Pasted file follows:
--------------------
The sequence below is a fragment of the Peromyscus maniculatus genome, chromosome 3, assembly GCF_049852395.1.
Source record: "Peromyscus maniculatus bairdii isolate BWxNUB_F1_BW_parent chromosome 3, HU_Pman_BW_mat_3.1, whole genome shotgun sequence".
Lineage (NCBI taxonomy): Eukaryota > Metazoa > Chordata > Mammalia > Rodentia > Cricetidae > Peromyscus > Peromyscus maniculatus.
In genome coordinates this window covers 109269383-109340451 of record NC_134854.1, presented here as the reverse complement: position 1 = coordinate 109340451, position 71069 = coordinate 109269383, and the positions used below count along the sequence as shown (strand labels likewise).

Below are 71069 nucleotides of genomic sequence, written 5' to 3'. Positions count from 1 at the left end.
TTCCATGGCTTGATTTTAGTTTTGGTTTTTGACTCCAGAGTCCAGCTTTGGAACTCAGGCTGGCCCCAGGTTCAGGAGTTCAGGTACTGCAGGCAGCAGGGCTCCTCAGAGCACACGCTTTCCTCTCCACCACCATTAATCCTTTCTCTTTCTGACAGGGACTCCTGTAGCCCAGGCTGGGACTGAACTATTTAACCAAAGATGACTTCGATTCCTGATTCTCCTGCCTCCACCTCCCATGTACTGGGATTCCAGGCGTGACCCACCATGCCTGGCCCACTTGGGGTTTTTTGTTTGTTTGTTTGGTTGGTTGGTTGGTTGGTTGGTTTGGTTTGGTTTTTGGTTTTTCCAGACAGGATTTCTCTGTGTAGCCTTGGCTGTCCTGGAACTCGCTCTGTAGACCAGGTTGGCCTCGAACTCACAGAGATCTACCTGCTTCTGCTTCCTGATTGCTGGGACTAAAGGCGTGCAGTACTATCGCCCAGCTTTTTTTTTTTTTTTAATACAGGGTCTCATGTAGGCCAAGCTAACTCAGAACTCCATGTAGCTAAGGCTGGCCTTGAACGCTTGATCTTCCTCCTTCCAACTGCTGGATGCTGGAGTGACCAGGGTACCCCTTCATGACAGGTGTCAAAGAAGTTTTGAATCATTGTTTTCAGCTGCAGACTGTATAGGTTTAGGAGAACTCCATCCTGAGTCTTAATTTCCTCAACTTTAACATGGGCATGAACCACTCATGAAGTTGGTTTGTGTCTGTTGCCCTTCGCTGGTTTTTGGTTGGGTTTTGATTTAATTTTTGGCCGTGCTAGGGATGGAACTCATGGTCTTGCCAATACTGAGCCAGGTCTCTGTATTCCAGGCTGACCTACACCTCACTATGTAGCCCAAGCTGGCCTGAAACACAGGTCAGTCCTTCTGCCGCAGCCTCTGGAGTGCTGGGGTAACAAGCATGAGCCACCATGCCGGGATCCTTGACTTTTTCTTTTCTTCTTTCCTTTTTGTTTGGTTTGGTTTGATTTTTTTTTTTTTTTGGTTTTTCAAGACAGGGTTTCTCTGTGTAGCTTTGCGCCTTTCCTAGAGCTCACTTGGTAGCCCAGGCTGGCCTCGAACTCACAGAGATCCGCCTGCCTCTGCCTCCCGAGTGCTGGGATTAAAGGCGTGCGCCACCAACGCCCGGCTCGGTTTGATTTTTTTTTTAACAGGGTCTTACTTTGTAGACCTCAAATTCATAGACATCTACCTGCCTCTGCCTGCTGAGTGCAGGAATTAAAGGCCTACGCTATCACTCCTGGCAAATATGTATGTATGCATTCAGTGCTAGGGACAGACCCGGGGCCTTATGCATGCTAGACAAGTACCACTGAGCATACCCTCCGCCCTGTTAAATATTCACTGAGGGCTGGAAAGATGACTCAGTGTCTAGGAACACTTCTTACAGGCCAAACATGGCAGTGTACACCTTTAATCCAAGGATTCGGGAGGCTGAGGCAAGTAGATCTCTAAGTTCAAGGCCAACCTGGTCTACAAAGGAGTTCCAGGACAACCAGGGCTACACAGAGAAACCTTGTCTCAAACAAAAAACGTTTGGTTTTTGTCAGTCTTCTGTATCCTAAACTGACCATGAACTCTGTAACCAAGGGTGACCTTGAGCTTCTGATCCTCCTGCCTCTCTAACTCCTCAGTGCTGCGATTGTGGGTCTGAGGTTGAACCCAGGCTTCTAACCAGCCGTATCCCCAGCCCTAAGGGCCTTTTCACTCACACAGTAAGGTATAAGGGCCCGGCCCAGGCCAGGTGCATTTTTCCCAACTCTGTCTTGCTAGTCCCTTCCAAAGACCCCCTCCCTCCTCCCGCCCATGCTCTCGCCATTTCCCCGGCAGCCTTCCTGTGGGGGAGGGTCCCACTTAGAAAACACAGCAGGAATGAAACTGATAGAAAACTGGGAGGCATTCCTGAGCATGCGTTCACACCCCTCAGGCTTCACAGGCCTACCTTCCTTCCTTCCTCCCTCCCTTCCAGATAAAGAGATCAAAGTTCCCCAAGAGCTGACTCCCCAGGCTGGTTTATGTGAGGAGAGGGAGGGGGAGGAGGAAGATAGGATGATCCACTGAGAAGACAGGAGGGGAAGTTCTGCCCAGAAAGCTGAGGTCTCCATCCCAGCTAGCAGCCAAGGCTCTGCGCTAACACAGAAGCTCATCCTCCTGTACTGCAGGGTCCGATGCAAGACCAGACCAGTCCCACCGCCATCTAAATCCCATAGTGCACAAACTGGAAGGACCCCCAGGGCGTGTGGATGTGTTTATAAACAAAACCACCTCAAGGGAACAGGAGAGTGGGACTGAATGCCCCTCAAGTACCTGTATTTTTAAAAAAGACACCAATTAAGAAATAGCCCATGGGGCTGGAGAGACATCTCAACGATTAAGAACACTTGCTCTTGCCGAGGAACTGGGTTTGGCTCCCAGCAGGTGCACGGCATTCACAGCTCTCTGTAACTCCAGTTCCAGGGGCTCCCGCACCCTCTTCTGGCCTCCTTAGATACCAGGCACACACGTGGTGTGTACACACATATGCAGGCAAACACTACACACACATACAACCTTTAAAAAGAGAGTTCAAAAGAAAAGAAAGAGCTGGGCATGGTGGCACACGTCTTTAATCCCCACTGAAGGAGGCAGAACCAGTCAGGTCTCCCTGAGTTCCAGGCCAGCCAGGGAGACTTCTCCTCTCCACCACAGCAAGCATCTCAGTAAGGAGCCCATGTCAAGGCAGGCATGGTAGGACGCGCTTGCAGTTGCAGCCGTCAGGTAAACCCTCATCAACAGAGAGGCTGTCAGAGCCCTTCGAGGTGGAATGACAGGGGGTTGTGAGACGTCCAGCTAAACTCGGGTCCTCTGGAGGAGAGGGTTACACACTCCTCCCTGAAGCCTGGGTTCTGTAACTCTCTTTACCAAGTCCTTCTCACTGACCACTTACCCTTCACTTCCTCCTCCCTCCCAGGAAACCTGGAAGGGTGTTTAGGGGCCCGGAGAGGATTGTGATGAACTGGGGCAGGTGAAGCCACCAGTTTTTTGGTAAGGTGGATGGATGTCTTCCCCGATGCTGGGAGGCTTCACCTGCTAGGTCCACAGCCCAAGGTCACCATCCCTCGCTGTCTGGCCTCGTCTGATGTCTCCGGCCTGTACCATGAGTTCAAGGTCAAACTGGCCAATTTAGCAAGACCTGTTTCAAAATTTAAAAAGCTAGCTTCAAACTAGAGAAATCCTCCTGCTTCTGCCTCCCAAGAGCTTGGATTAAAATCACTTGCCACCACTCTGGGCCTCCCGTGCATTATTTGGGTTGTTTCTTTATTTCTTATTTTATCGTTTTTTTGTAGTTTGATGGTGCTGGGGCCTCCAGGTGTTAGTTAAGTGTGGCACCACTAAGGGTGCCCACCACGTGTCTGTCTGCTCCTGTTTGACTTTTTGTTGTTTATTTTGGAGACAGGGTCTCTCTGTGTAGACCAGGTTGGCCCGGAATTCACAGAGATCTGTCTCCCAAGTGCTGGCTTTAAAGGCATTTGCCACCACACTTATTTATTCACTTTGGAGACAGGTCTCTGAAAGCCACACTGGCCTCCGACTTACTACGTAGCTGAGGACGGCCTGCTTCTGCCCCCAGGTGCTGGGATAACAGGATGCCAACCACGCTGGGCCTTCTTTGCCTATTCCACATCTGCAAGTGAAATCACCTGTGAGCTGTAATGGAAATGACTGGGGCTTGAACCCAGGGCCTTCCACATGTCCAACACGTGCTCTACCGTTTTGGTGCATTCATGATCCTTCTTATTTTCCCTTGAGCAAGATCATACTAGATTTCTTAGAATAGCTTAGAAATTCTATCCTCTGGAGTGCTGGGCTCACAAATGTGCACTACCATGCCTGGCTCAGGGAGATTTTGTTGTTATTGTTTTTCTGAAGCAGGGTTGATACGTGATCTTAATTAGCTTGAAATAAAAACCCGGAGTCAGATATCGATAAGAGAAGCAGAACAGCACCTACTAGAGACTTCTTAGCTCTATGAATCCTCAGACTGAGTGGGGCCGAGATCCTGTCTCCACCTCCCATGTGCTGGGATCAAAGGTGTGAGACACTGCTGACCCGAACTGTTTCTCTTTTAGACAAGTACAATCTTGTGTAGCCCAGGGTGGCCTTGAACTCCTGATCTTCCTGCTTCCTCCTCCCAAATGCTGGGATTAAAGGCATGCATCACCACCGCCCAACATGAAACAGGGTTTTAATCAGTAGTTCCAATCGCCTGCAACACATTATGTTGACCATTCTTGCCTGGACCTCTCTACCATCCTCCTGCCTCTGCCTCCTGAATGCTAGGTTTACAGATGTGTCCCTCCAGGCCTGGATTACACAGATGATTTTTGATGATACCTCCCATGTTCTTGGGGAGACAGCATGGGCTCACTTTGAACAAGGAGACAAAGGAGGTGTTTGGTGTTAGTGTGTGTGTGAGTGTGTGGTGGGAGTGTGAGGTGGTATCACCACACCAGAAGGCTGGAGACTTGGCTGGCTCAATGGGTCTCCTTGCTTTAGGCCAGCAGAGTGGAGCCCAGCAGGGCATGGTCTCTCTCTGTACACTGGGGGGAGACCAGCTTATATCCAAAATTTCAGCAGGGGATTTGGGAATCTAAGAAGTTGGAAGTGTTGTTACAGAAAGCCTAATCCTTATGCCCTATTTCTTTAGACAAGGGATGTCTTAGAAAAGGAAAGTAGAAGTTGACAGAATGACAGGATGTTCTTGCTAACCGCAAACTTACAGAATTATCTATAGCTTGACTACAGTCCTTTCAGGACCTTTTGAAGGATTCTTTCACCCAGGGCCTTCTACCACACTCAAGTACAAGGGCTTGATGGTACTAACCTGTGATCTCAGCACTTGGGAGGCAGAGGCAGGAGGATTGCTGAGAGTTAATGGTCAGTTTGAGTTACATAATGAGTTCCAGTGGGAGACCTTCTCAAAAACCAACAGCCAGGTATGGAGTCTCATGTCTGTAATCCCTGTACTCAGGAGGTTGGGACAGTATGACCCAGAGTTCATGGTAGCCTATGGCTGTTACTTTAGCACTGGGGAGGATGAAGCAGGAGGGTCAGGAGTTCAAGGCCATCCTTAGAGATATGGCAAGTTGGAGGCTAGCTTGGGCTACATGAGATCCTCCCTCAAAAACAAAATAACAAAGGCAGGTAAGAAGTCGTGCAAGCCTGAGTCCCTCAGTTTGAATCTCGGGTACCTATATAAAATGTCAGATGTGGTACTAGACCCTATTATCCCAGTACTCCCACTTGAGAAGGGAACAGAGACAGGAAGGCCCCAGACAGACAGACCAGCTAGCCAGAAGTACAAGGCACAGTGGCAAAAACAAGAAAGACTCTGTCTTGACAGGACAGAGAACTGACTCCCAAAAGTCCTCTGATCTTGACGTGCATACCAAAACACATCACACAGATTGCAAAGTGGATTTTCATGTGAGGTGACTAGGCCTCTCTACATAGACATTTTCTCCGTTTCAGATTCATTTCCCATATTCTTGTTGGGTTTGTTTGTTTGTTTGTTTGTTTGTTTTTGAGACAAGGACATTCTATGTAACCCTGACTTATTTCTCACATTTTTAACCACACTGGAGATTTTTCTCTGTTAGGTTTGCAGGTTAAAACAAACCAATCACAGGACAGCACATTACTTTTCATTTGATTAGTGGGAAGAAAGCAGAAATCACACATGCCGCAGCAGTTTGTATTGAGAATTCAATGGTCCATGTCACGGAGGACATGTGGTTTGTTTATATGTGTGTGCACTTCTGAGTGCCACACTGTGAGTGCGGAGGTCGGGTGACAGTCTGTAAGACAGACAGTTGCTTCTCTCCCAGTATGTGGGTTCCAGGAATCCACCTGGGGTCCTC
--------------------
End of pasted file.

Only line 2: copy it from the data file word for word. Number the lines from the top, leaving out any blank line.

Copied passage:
Source record: "Peromyscus maniculatus bairdii isolate BWxNUB_F1_BW_parent chromosome 3, HU_Pman_BW_mat_3.1, whole genome shotgun sequence".